Counselling

Introduction
the counsellor and client as counsellors are required to have regul
In this assignment I will be explaining how
I shall be looking at Psychodynamic counselling which has its roots in the theories of Sigmund Freud. His studies focused on the belief that our emotions, thoughts and behaviour stem from the unacceptable thoughts from childhood which we allow to influence our current thinking. Consciously and unconsciously these repressed thoughts and feelings eventually can influence our lives manifesting as depression, fears and conflicts. He also identified three driving forces of the mind. The Id, this contains the instinctual drives and impulses that motivate our behaviour. The Ego, the rational, partly conscious part of the mind. The Super-ego the conscientious side of our mind, parental rules and taboos.
Also Person Centred counselling developed by Carl Rogers this deals with the ???here and now??? principle. It focuses on the personal relationship between a counsellor and his client, encouraging clients to explore and create positive change for themselves. You could say that the core theory is the tree trunk and the branches the different types of counselling branching off.
Both approaches to counselling use the core conditions, these are, UPR unconditional positive regard, Empathic understanding, Congruence. Together these three core conditions are believed to enable the client to develop and grow in their own way.
the core method of counselling can be applied to, helping someone who has experienced bereavement and are having problems moving through the stages of grief.
Using the guide lines of the BACP a counsellor strives to give a client a good standard of practice and care. These are a clear set of guidelines for the counsellor to follow and set a standard for all counsellors to work from. It protects ar monitoring. The BACP ethics for counselling include; Values, Principles and Personal moral qualities.

As the client has experienced bereavement I believe that using the Person Centred approach would be the best approach. This deals with the here and now and allows the client to explore their thoughts, emotions and feelings. Although grief is expressed in individual ways usually the client has intense feelings of helplessness.
???Counselling gets particularly necessary when the person experiencing the grief is so completely over whelmed and debilitated by their grief that their natural coping capabilities are lost. ??? (O??™Farrell 2001)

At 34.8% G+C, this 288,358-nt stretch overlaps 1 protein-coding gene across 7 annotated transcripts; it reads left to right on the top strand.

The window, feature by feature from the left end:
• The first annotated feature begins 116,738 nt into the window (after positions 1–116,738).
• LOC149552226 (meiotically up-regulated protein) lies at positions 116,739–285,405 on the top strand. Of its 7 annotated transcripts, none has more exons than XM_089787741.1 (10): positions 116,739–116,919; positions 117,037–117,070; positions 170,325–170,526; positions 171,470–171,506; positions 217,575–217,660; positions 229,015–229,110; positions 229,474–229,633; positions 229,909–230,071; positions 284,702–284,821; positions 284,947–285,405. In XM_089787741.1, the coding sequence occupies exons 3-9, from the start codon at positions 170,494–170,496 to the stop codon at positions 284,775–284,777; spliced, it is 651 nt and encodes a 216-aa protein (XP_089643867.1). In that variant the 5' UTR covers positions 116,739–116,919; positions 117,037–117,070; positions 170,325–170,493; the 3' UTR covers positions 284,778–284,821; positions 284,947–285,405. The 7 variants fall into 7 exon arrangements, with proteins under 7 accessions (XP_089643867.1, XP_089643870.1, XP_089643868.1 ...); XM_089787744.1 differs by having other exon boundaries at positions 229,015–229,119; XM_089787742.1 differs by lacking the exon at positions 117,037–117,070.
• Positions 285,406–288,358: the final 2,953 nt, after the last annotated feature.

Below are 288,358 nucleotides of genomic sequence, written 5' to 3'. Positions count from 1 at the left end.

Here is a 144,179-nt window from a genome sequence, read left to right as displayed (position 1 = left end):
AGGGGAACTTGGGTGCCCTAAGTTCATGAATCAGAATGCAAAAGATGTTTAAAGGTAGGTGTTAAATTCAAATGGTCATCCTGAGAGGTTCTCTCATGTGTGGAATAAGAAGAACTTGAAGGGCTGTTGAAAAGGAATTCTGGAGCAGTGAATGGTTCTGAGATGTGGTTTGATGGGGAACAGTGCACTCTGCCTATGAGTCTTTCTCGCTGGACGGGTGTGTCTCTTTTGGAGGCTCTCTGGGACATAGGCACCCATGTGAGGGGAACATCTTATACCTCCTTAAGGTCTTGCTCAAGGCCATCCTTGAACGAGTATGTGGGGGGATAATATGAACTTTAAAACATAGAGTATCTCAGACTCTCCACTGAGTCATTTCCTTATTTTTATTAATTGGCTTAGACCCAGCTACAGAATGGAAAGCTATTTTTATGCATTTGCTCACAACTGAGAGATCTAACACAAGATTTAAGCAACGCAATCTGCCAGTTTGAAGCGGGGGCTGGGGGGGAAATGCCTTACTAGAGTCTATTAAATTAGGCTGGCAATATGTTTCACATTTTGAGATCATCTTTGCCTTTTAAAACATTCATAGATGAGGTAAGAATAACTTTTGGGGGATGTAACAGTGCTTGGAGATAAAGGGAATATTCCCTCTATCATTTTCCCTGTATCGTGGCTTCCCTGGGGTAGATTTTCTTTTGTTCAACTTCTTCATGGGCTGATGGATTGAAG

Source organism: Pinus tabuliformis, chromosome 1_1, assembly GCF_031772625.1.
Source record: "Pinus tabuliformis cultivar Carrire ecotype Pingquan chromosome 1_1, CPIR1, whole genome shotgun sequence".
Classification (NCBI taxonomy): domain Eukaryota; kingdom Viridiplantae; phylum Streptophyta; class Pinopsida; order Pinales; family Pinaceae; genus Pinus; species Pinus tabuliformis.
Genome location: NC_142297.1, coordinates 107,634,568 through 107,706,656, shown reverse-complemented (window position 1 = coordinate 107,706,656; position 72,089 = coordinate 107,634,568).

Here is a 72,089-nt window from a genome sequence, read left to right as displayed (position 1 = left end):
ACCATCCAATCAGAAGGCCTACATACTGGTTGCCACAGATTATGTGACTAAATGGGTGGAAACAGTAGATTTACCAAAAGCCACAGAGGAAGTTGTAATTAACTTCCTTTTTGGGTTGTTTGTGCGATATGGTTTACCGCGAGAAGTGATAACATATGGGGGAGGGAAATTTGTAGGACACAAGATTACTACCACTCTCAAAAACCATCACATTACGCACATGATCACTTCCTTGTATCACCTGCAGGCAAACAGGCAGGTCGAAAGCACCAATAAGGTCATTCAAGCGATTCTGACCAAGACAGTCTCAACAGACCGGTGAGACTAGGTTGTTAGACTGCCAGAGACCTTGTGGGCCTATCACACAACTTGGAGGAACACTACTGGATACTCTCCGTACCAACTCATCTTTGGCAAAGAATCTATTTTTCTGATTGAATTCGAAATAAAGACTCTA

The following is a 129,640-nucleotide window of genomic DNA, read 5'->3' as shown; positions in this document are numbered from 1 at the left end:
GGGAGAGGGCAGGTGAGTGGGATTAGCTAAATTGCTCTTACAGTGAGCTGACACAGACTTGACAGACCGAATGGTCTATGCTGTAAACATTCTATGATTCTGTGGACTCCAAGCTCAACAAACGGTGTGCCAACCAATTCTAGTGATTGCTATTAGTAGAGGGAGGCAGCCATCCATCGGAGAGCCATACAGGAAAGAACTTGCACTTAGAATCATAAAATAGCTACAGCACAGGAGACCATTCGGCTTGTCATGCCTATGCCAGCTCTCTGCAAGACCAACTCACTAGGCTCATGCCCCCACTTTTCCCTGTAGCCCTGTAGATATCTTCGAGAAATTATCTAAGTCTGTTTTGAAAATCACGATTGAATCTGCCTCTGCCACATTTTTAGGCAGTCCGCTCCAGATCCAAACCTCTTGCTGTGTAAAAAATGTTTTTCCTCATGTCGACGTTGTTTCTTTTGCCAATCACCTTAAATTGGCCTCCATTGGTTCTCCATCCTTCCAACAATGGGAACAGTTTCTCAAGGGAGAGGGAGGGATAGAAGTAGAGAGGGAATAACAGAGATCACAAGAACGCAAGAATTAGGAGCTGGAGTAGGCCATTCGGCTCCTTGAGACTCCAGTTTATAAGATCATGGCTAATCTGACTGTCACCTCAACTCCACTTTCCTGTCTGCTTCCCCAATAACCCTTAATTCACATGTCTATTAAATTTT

Often a client will need to talk and talk. They may feel unable to burden their family with anymore of their grief. Obviously the family is going through an equally emotional time so the client could feel guilty about upsetting them further. Sometimes having to hide their intense pain in the hope of saving those around them this burden. Thus the need for a counsellor. Creating a safe confidential non-judgemental, non-directive approach .As a basis for genuine understanding a counsellor engages in active listening. The client may feel that with a counsellor they have been given ???permission to talk??™ (A. Milne 2007). When everyone else expects them to be brave, getting over it. The main thing is just being there with the client, acknowledging and supporting them through their expressions of grief, listening, using reflecting skills and gently encouraging them to get in touch with and explore their feelings to help with actualizing the loss they have suffered. Using the core conditions Person Centred counselling skills are particularly important especially empathic responding. Clients are vulnerable when they hold on to deeply painful emotions, which is often what they do in their grief. The counsellor??™s ability to convey acceptance and to hold and contain the clients grief is all important. Trying to comprehend, as best as possible, the accurate meaning of what the client is experiencing in the very moment and communicating this to him. Attempting to put oneself in the client??™s internal frame of reference and to feel at one with him. Understanding his pain as he does. Building up a trust with the client, being real, congruent that you are present.
The process of grief is an individual journey, active listening provides the best guidelines as to where a client is in the grieving process. Dr. Elisabeth Kubler-Ross pioneered methods in support and counselling of personal trauma, grief and grieving, associated with death and dying. Her ideas, notably the five stages of grief model (denial, anger, bargaining, depression acceptance) helps to understand and deal with and counsel personal reaction to trauma. It is only a guide and people do not always experience all five ???grief cycle??™ stages. Some stages could be revisited, (E. Kubler-Ross 1969).
The first stage denial is a conscious or unconscious refusal to accept facts it is a defence mechanism and perfectly natural. This could also be linked to Freud??™s ???id, ego and super??“ego??™. The id, seeking to avoid pain or unpleasure. (S. Freud 1923).

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